To this day, I maintain student records and manage a bunch of classroom tasks from within Filemaker. Record keeping is the very raison d’être of a database, but the reality is that most folks do not “think” in terms of databases. I’ve had conversations with people over the years (looking at you, Peter Skillen) about how our thought processes and problem solving are influenced by the tools we understand and use. You are familiar with The Law of the Instrument, perhaps as initially clarified by Abraham Maslow in 1966: “I suppose it is tempting, if the only tool you have is a hammer, to treat everything as if it were a nail.” For years and years, the hammer of choice for many in Ontario was WordPerfect, and every single problem was solved with it. Now, decades later, comfort with spreadsheets has increased, but the subtleties of difference between spreadsheets and databases are lost to most. While visiting the Google Showcase at pre-ISTE NECC in 2009, I recall asking their booth folks if Google had a database program under development to complement Docs, Sheets, Slides — and I just received blank stares from the folks there. Now, a few years later, even Microsoft’s Access has disappeared from Office365. Databases are a hidden entity. They manage our finances, they organize and store our blog posts behind the interface of WordPress, but most people do NOT think of a database when faced with a database problem. It is not in our toolbox.

What sorts of things do you collect that would be suitable for inclusion in a database?
There was a time when I worked towards what one might call The Grand Unification of Data Architecture, where any and all information worth capturing was stored within a set of linked databases and was available to be searched and cross-linked and referenced with other related bits of data. Calendar entries, journal entries, financial data, family and contact information, events, presentations, goals, books and movies and media, quotes and research findings, long-range plans, any and all information belonged gathered together in a single related data-entity. As it has turned out, in the same way Facebook has given a web presence to the masses in a way that HTML never did, the multitude of mobile apps that exist today for managing groceries, workouts, friends, photos, and so on have provided everyone with a splintered and fractured collection of databases that can be used without truly understanding the methods beneath. Have a problem? There’s an app for that, no need to solve the problem yourself.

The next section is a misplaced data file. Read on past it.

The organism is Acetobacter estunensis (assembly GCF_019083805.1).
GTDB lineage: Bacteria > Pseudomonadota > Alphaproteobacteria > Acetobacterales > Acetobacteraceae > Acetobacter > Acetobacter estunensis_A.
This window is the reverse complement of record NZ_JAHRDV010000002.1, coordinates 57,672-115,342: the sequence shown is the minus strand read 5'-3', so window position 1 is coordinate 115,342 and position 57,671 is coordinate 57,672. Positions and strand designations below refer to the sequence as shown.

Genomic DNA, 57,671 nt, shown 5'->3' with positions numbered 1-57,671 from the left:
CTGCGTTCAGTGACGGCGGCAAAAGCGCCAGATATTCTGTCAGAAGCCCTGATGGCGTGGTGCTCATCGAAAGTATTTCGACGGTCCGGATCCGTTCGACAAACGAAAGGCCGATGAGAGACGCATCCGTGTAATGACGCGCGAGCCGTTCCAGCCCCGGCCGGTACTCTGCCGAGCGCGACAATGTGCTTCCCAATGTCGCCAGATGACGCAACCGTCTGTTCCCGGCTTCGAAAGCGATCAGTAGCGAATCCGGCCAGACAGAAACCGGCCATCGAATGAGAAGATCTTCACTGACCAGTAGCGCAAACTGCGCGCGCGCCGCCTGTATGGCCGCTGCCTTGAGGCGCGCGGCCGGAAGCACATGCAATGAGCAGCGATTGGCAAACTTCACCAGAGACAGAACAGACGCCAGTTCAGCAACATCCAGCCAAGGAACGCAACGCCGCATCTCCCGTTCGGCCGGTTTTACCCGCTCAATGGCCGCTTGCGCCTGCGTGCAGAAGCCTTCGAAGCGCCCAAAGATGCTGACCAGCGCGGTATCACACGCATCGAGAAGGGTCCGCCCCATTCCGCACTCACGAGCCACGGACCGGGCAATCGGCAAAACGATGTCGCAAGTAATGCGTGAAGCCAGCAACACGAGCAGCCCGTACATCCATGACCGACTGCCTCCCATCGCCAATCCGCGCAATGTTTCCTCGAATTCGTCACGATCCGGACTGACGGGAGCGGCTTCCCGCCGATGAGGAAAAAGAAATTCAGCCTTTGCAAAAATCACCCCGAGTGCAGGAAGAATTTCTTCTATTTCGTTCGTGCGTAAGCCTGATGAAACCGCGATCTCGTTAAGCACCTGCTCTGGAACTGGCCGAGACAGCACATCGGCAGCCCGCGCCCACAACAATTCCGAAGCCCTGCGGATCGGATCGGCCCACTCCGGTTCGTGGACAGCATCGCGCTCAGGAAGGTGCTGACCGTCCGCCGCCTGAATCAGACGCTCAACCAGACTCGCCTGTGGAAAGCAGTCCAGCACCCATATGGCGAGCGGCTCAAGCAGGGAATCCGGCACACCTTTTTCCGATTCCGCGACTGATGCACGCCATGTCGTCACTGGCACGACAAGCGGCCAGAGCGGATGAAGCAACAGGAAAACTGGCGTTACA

keep-calm-there-s-an-app-for-that-MODIf you’re not using a Filemaker Pro version, what are you using instead?
Over the years, I have played around with other data structures, MySQL being the most long-standing complement to my use of the latest versions of Filemaker. When the web really kicked into gear in the 2000s, the gathering and provision of data via AJAX became a new technological pursuit for me. That meant working with MySQL, HTML/CSS, and Javascript — three separate components. From the days of FileMaker 2.1 through FileMaker 15, one of the strongest features of FileMaker has been the way in which it marries the traditional modal-view-controller components within the domain of one application. With Filemaker, developers simultaneously manage the data structure, the interface, and the business logic. The most recent releases of Filemaker continue to support publishing web interface as well as generating mobile apps. For me, however, with today’s prevalence of apps and cloud computing, a lot of my data is stored within someone else’s data architecture. There are instances when I wish it were easier to hook the bits together, but the need to create things from scratch out of necessity has been supplanted over time with ready access to a multitude of specialized apps. The emerging potential of APIs has yet to be realized.

A Hammer, a Screwdriver, and a Flashlight?
In closing, as with coding, there is an untapped depth of problem solving potential that today’s learners are missing out on because the strengths and benefits of database structure and manipulation are not readily understood by folks. We have a wonderful category of tool available to support our thinking, but it’s not in the toolbox of the masses. A screwdriver may have joined the hammer for some, and perhaps a flashlight once in a while, but we really have yet to explore the full set of tools to which we truly need access. Databases are one such tool.

hammer_PNG3890

“I suppose it is tempting, if the only tool you have is a hammer, to treat everything as if it were a nail.” – Abraham Maslow, 1966.